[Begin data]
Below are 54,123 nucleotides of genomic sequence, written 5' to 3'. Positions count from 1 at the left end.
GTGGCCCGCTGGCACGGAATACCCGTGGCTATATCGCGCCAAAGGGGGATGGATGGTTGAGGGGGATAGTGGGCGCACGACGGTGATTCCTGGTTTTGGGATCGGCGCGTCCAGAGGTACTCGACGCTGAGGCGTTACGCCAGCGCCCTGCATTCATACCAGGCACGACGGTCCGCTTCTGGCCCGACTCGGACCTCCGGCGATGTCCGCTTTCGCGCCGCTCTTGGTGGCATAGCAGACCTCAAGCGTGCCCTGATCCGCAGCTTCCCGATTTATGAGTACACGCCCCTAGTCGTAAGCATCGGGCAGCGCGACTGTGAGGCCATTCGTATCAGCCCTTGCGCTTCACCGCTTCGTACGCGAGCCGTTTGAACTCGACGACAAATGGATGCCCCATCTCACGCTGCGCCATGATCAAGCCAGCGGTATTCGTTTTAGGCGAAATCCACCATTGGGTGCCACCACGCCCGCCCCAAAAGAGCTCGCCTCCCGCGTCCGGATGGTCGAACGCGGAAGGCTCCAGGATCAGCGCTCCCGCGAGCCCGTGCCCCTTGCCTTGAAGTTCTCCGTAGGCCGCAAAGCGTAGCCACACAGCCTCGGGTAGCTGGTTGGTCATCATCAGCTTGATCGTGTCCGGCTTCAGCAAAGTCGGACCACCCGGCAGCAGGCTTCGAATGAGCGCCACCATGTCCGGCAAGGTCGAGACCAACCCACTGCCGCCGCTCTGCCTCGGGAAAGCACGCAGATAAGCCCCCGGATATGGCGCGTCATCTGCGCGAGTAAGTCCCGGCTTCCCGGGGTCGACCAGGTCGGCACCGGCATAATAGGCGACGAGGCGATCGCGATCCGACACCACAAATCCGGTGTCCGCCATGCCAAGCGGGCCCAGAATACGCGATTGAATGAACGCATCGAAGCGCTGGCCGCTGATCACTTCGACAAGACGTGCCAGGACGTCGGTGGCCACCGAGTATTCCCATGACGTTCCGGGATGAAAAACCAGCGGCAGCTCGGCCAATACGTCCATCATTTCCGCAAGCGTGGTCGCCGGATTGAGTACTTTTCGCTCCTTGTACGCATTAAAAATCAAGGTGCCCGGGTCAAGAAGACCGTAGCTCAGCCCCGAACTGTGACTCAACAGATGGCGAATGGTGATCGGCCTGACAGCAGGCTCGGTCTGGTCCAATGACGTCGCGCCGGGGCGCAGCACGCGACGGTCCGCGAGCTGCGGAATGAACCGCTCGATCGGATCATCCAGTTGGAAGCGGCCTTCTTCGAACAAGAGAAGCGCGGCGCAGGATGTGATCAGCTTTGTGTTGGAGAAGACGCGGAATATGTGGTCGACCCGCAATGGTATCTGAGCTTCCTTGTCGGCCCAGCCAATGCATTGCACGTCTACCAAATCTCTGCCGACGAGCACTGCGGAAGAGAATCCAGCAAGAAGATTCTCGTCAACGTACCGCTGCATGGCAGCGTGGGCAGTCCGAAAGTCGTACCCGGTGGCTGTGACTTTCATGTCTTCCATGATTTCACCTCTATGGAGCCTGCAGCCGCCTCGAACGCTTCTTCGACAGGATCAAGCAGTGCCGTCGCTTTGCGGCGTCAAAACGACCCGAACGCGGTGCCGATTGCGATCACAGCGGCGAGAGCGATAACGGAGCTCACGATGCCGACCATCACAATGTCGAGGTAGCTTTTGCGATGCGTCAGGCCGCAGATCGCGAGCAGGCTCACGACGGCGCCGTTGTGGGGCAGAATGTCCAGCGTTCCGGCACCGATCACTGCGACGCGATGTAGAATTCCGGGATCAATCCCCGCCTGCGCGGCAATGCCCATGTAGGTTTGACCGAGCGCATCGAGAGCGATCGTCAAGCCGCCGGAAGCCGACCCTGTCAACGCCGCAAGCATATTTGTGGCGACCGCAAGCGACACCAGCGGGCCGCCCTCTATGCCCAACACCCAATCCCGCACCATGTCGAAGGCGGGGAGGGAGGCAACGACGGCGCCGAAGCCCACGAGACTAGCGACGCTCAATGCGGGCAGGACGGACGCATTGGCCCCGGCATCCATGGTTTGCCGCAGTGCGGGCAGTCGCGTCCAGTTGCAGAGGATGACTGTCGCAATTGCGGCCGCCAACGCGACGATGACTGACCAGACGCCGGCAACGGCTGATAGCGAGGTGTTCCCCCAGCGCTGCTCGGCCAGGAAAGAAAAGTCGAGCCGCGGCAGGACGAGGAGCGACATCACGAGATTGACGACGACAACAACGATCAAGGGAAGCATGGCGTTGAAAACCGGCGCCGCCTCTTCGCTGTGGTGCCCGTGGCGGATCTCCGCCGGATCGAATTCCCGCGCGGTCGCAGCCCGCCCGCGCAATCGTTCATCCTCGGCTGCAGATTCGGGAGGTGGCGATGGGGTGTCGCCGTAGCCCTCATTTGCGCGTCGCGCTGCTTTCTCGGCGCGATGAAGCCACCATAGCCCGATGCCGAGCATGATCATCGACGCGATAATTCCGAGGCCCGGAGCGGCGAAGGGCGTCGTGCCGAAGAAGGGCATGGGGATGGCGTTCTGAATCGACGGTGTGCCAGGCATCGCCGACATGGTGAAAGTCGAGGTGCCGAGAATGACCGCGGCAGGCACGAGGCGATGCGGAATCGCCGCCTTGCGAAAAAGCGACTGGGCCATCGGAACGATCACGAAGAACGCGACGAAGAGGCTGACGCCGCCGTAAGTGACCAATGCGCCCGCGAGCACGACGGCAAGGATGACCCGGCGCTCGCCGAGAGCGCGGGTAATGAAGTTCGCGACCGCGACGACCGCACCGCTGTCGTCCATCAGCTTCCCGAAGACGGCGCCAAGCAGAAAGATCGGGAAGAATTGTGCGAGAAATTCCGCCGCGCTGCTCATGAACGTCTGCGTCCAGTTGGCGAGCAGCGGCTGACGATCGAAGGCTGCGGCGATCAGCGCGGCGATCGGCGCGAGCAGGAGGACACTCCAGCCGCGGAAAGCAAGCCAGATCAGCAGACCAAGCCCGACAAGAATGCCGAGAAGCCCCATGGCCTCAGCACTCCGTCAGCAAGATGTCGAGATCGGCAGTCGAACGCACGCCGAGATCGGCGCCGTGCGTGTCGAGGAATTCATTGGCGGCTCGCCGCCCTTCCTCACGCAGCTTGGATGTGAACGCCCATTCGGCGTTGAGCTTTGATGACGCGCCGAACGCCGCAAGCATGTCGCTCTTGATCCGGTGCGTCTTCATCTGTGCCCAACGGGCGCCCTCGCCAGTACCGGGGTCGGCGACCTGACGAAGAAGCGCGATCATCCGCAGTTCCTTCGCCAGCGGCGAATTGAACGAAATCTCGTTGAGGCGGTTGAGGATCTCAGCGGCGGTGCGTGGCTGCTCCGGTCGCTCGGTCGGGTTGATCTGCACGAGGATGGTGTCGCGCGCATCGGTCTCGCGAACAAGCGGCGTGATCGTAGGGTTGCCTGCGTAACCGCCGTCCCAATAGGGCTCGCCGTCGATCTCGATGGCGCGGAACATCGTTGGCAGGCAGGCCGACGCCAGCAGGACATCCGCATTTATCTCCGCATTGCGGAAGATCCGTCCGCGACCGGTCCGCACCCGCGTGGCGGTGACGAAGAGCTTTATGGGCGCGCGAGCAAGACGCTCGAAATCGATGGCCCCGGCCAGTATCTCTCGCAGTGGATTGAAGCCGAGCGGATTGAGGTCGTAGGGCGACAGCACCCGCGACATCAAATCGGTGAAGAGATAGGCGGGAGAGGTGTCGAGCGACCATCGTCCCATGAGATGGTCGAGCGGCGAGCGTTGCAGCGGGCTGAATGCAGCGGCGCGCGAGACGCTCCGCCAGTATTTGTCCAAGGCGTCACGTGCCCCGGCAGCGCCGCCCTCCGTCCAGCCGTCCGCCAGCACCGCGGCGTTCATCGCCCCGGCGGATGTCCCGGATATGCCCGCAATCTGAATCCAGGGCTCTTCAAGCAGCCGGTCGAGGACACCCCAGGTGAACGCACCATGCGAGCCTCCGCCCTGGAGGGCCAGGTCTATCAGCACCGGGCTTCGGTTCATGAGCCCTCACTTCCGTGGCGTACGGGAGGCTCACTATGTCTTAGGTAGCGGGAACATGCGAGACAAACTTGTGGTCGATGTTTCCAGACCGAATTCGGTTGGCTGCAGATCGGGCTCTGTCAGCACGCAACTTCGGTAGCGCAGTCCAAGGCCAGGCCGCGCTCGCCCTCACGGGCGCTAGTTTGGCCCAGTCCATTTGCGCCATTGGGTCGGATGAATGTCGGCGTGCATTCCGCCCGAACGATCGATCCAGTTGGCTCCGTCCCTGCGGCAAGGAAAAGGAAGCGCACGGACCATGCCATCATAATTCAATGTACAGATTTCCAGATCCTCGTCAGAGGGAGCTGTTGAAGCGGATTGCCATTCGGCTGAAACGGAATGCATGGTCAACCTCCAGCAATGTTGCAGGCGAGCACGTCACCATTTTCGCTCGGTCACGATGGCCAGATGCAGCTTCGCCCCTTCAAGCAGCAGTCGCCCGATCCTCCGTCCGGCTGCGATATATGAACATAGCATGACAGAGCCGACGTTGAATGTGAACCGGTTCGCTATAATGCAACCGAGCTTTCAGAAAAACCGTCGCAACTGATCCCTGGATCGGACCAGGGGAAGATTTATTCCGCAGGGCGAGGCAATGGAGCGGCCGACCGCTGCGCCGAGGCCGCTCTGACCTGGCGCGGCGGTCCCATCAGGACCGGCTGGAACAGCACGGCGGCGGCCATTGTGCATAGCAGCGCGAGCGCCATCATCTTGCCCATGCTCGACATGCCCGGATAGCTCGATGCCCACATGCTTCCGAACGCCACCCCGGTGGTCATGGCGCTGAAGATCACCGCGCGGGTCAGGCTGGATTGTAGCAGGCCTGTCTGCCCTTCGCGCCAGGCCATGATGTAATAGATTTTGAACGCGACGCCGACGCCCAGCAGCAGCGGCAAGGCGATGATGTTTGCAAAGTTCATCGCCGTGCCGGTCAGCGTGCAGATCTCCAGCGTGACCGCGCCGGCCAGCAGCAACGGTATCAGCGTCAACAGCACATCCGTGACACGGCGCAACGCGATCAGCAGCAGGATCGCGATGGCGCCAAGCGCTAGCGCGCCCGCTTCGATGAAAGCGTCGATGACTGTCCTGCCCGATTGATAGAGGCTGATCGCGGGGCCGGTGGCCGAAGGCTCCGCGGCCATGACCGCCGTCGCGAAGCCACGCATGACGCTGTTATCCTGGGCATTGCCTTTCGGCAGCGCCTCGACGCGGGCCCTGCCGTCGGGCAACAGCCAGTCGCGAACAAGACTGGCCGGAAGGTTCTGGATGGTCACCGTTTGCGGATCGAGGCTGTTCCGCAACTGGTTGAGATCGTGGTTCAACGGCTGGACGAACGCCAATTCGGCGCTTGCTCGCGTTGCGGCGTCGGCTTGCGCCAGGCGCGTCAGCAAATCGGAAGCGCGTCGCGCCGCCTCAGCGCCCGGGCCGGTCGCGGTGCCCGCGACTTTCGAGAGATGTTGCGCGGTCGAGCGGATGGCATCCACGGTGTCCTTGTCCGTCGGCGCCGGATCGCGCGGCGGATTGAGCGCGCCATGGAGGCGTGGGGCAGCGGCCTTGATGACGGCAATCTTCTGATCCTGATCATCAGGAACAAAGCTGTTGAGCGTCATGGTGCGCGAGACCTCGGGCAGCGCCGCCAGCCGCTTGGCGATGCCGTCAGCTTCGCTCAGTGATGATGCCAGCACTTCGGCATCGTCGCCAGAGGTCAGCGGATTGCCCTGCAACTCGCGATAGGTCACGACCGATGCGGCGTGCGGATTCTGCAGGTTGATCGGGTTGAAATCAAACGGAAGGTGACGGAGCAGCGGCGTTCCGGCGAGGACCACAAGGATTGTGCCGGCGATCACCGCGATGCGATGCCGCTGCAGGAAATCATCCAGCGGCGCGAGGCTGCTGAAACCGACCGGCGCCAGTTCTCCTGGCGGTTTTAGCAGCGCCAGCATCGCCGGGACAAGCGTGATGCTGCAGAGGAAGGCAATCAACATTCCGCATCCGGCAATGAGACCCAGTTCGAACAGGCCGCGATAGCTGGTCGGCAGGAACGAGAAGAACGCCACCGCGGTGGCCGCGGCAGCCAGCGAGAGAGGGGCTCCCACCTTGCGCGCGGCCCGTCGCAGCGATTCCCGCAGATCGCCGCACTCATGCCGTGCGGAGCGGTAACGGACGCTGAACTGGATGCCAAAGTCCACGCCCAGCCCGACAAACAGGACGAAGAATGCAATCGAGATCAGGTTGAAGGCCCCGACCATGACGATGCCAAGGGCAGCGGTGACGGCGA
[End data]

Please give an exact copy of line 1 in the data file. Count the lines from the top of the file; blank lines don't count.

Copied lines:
Below are 54,123 nucleotides of genomic sequence, written 5' to 3'. Positions count from 1 at the left end.